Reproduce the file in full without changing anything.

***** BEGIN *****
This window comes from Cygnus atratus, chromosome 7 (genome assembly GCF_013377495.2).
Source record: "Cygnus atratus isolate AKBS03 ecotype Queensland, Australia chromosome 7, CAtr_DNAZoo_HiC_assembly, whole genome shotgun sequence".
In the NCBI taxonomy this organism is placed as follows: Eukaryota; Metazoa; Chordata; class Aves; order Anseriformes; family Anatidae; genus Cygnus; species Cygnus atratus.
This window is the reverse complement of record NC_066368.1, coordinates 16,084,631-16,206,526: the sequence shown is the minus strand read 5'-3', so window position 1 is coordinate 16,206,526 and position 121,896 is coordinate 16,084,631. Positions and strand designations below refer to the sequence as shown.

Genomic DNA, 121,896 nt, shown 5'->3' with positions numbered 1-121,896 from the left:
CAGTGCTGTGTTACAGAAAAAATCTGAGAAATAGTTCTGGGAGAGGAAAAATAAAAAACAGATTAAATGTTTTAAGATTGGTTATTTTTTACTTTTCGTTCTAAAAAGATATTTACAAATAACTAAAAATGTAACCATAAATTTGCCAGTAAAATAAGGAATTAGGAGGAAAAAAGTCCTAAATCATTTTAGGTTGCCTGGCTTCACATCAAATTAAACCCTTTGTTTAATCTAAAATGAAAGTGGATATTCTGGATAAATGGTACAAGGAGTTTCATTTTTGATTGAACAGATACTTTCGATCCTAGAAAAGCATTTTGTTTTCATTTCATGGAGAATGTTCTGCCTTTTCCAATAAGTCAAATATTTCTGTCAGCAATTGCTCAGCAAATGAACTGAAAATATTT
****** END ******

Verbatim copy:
This window comes from Cygnus atratus, chromosome 7 (genome assembly GCF_013377495.2).
Source record: "Cygnus atratus isolate AKBS03 ecotype Queensland, Australia chromosome 7, CAtr_DNAZoo_HiC_assembly, whole genome shotgun sequence".
In the NCBI taxonomy this organism is placed as follows: Eukaryota; Metazoa; Chordata; class Aves; order Anseriformes; family Anatidae; genus Cygnus; species Cygnus atratus.
This window is the reverse complement of record NC_066368.1, coordinates 16,084,631-16,206,526: the sequence shown is the minus strand read 5'-3', so window position 1 is coordinate 16,206,526 and position 121,896 is coordinate 16,084,631. Positions and strand designations below refer to the sequence as shown.

Genomic DNA, 121,896 nt, shown 5'->3' with positions numbered 1-121,896 from the left:
CAGTGCTGTGTTACAGAAAAAATCTGAGAAATAGTTCTGGGAGAGGAAAAATAAAAAACAGATTAAATGTTTTAAGATTGGTTATTTTTTACTTTTCGTTCTAAAAAGATATTTACAAATAACTAAAAATGTAACCATAAATTTGCCAGTAAAATAAGGAATTAGGAGGAAAAAAGTCCTAAATCATTTTAGGTTGCCTGGCTTCACATCAAATTAAACCCTTTGTTTAATCTAAAATGAAAGTGGATATTCTGGATAAATGGTACAAGGAGTTTCATTTTTGATTGAACAGATACTTTCGATCCTAGAAAAGCATTTTGTTTTCATTTCATGGAGAATGTTCTGCCTTTTCCAATAAGTCAAATATTTCTGTCAGCAATTGCTCAGCAAATGAACTGAAAATATTT